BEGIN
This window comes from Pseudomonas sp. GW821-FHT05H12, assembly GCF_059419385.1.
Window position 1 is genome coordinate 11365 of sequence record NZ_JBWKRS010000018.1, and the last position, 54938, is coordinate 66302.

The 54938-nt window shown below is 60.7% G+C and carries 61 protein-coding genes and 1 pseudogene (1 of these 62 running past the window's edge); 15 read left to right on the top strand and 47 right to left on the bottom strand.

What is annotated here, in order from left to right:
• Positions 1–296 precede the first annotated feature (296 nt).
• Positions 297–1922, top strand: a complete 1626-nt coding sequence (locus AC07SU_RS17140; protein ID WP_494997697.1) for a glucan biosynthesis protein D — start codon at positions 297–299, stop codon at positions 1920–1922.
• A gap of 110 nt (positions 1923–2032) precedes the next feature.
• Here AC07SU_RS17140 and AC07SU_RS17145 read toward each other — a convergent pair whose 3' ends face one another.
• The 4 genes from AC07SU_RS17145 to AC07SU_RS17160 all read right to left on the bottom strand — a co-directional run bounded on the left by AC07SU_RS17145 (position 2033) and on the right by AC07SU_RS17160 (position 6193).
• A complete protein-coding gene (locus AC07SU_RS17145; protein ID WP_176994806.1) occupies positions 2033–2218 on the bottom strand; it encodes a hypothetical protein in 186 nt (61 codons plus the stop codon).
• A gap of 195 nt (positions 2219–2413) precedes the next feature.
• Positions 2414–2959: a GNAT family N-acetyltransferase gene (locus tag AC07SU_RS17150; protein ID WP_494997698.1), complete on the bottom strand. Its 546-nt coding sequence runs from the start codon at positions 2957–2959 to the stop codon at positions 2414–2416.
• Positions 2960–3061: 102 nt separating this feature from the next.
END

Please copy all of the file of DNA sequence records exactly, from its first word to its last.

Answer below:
This window comes from Pseudomonas sp. GW821-FHT05H12, assembly GCF_059419385.1.
Window position 1 is genome coordinate 11365 of sequence record NZ_JBWKRS010000018.1, and the last position, 54938, is coordinate 66302.

The 54938-nt window shown below is 60.7% G+C and carries 61 protein-coding genes and 1 pseudogene (1 of these 62 running past the window's edge); 15 read left to right on the top strand and 47 right to left on the bottom strand.

What is annotated here, in order from left to right:
• Positions 1–296 precede the first annotated feature (296 nt).
• Positions 297–1922, top strand: a complete 1626-nt coding sequence (locus AC07SU_RS17140; protein ID WP_494997697.1) for a glucan biosynthesis protein D — start codon at positions 297–299, stop codon at positions 1920–1922.
• A gap of 110 nt (positions 1923–2032) precedes the next feature.
• Here AC07SU_RS17140 and AC07SU_RS17145 read toward each other — a convergent pair whose 3' ends face one another.
• The 4 genes from AC07SU_RS17145 to AC07SU_RS17160 all read right to left on the bottom strand — a co-directional run bounded on the left by AC07SU_RS17145 (position 2033) and on the right by AC07SU_RS17160 (position 6193).
• A complete protein-coding gene (locus AC07SU_RS17145; protein ID WP_176994806.1) occupies positions 2033–2218 on the bottom strand; it encodes a hypothetical protein in 186 nt (61 codons plus the stop codon).
• A gap of 195 nt (positions 2219–2413) precedes the next feature.
• Positions 2414–2959: a GNAT family N-acetyltransferase gene (locus tag AC07SU_RS17150; protein ID WP_494997698.1), complete on the bottom strand. Its 546-nt coding sequence runs from the start codon at positions 2957–2959 to the stop codon at positions 2414–2416.
• Positions 2960–3061: 102 nt separating this feature from the next.